Martin Luther King Jr. famously said that "the arc of history bends toward justice," and I want to be among those thanking you your willingness to help bend that arc toward justice for LGBT people. Being designated the "Sexiest Man Alive" -- not once, but twice -- gives you a tremendous platform of privilege. Your willingness to use that platform to speak for LGBT equality is an enormous gift, not just for LGBT Americans but for all who believe in liberty and just for all, not just some, Americans.

And frankly, your timing could not be better. Your statement was a welcome contrast to the barrage of stories about GOP presidential candidates busily outdoing each other in their efforts to get out the anti-gay vote. We saw Rick Perry's ill-advised video spot using gay and lesbian troops as canon fodder for his campaign, candidates falling all over each other to sign the "marriage pledge" sponsored by NOM (National Organization for [Straight] Marriage) and Newt Gingrich's promise to reinstate Don't Ask Don't Tell and to investigate those who support marriage equality for alleged harassment. Just to name a few.

Read the rest here

Think it can't get worse?

Think again!

In a story being widely reported this morning, Newt Gingrich on Sunday hammered at the nation’s judiciary system, saying that if a court’s decision was out of step with American popular opinion, it should be ignored. There’s “no reason the American people need to tolerate a judge that out of touch with American culture,” Gingrich said on CBS’ Face the Nation.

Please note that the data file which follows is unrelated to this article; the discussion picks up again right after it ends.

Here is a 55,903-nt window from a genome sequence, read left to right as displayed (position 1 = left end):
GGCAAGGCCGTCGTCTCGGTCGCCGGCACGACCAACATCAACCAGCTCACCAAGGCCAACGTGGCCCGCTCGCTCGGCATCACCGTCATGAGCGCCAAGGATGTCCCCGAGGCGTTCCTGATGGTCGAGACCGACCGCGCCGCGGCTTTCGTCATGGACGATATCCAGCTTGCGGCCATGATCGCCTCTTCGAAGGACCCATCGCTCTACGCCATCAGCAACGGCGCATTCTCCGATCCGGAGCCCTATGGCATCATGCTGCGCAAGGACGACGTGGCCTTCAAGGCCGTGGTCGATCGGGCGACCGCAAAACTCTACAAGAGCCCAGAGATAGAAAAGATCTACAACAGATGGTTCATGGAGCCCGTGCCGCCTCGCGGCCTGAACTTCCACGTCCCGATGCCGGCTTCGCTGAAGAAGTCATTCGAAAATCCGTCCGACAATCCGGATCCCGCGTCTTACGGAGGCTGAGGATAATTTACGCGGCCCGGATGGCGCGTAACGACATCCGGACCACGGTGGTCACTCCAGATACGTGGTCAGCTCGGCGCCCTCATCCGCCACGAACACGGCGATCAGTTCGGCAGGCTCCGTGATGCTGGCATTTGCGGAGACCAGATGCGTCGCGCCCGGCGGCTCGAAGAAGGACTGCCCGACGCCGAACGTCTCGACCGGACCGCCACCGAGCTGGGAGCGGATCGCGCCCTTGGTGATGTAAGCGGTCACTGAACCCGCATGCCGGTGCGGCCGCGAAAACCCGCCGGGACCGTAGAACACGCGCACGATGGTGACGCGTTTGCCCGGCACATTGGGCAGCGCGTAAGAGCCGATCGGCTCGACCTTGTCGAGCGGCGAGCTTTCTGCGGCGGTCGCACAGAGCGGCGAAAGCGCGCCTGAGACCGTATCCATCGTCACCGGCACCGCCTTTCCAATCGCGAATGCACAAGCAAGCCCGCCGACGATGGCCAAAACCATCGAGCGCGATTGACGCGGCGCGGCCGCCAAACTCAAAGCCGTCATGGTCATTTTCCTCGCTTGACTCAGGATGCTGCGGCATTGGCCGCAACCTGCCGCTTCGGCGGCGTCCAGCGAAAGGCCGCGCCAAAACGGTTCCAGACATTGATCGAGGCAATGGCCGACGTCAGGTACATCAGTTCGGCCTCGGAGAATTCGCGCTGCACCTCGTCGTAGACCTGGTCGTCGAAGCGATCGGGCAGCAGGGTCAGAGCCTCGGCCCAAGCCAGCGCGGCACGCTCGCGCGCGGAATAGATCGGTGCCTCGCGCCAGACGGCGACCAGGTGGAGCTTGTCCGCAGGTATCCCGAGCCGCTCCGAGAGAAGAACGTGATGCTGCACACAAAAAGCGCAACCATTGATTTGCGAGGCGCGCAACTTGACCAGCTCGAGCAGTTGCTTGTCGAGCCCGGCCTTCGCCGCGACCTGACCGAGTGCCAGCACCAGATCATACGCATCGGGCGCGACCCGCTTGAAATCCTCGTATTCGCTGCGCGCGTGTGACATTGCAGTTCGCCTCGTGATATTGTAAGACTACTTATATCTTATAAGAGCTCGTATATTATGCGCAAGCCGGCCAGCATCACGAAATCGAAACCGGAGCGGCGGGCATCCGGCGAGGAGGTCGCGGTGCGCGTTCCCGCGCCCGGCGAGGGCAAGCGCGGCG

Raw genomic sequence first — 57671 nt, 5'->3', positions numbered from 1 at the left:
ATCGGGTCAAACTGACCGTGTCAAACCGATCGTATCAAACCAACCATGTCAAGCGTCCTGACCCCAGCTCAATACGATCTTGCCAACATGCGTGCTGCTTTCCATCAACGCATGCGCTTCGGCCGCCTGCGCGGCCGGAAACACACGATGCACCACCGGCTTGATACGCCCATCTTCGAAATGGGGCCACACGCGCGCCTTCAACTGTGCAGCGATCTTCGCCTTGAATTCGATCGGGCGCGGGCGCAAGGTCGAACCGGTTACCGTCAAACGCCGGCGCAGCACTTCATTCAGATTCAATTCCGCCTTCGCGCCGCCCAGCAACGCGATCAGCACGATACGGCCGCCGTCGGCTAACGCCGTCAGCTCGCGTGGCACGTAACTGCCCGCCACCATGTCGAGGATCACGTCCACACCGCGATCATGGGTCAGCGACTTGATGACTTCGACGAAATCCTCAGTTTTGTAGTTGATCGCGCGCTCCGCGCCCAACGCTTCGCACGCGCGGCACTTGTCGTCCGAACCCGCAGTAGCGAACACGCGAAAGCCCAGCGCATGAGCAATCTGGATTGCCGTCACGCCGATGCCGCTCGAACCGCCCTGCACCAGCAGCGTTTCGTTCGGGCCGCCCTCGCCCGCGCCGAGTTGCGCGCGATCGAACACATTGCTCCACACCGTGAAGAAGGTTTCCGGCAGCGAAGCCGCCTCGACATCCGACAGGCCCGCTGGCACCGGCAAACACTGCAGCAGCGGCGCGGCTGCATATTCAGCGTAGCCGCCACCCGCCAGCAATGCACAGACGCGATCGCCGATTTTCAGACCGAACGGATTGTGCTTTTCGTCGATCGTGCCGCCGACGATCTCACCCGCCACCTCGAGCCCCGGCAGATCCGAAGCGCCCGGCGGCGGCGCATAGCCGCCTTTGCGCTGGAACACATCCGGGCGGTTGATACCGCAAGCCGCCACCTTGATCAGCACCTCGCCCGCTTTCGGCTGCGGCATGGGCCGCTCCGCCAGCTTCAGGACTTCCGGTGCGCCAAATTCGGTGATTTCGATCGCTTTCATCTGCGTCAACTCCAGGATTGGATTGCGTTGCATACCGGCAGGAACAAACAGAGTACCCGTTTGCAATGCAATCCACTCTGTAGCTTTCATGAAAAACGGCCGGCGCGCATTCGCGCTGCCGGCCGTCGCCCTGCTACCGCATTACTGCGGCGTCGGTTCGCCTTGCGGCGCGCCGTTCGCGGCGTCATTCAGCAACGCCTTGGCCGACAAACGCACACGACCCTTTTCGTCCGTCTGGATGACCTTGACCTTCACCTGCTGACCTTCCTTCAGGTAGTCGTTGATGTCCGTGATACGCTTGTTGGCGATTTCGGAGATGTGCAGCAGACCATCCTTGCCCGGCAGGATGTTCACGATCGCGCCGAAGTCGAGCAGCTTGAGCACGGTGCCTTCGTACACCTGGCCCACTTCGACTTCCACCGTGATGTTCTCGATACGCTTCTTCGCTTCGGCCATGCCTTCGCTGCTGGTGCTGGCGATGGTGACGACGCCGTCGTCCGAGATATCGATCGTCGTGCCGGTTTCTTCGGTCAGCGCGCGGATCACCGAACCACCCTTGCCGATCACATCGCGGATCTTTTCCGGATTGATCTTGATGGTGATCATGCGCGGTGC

Host Bob Schieffer asked Gingrich how he planned to enforce that. Would you call in the Capitol Police to apprehend a federal judge, he asked. “If you had to,” Gingrich said. “Or you’d instruct the Justice Department to send the U.S. Marshall in.”

Seriously??? Like those judges so "out of step with American culture" that they ruled for Brown and against the Board of Education in 1954 ending segregation in our schools?

Balance of powers, anybody??? (Oy vey!!)

Sunday, December 18, 2011

What a difference five years makes

"A member of the U.S. Cavalry in Kirkuk, Iraq Private First Class James Russell, a Blackhawk helicopter crew chief and the son of the Rev. Susan Russell, senior associate at All Saints, is ready to deliver some of the more than 400 Christmas cards that were sent to soldiers stationed there from parishioners of All Saints Church, Pasadena" [The Living Church: December 2006]